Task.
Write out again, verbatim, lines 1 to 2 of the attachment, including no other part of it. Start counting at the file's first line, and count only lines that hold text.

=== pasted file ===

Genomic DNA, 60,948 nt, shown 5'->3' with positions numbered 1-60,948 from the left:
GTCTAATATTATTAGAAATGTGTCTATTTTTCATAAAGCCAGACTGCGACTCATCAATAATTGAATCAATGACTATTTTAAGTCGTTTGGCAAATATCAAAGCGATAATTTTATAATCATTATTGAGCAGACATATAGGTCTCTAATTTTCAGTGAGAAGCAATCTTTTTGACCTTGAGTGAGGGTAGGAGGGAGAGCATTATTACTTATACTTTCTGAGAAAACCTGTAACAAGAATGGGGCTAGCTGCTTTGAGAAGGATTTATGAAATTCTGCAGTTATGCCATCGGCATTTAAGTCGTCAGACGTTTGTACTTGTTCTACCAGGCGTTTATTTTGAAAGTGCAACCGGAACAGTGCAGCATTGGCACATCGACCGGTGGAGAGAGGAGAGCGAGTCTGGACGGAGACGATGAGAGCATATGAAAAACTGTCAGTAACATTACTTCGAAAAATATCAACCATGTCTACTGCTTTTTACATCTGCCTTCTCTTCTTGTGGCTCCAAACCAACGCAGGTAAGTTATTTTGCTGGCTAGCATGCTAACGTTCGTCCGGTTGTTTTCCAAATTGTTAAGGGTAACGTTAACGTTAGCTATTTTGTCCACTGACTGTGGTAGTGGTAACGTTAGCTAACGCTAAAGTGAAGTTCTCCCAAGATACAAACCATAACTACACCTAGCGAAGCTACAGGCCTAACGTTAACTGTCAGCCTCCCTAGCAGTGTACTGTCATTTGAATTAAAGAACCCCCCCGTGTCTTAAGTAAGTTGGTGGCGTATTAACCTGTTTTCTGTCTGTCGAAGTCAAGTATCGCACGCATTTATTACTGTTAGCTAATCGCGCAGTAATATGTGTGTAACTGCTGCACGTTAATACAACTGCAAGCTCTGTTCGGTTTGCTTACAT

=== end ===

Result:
Genomic DNA, 60,948 nt, shown 5'->3' with positions numbered 1-60,948 from the left:
GTCTAATATTATTAGAAATGTGTCTATTTTTCATAAAGCCAGACTGCGACTCATCAATAATTGAATCAATGACTATTTTAAGTCGTTTGGCAAATATCAAAGCGATAATTTTATAATCATTATTGAGCAGACATATAGGTCTCTAATTTTCAGTGAGAAGCAATCTTTTTGACCTTGAGTGAGGGTAGGAGGGAGAGCATTATTACTTATACTTTCTGAGAAAACCTGTAACAAGAATGGGGCTAGCTGCTTTGAGAAGGATTTATGAAATTCTGCAGTTATGCCATCGGCATTTAAGTCGTCAGACGTTTGTACTTGTTCTACCAGGCGTTTATTTTGAAAGTGCAACCGGAACAGTGCAGCATTGGCACATCGACCGGTGGAGAGAGGAGAGCGAGTCTGGACGGAGACGATGAGAGCATATGAAAAACTGTCAGTAACATTACTTCGAAAAATATCAACCATGTCTACTGCTTTTTACATCTGCCTTCTCTTCTTGTGGCTCCAAACCAACGCAGGTAAGTTATTTTGCTGGCTAGCATGCTAACGTTCGTCCGGTTGTTTTCCAAATTGTTAAGGGTAACGTTAACGTTAGCTATTTTGTCCACTGACTGTGGTAGTGGTAACGTTAGCTAACGCTAAAGTGAAGTTCTCCCAAGATACAAACCATAACTACACCTAGCGAAGCTACAGGCCTAACGTTAACTGTCAGCCTCCCTAGCAGTGTACTGTCATTTGAATTAAAGAACCCCCCCGTGTCTTAAGTAAGTTGGTGGCGTATTAACCTGTTTTCTGTCTGTCGAAGTCAAGTATCGCACGCATTTATTACTGTTAGCTAATCGCGCAGTAATATGTGTGTAACTGCTGCACGTTAATACAACTGCAAGCTCTGTTCGGTTTGCTTACAT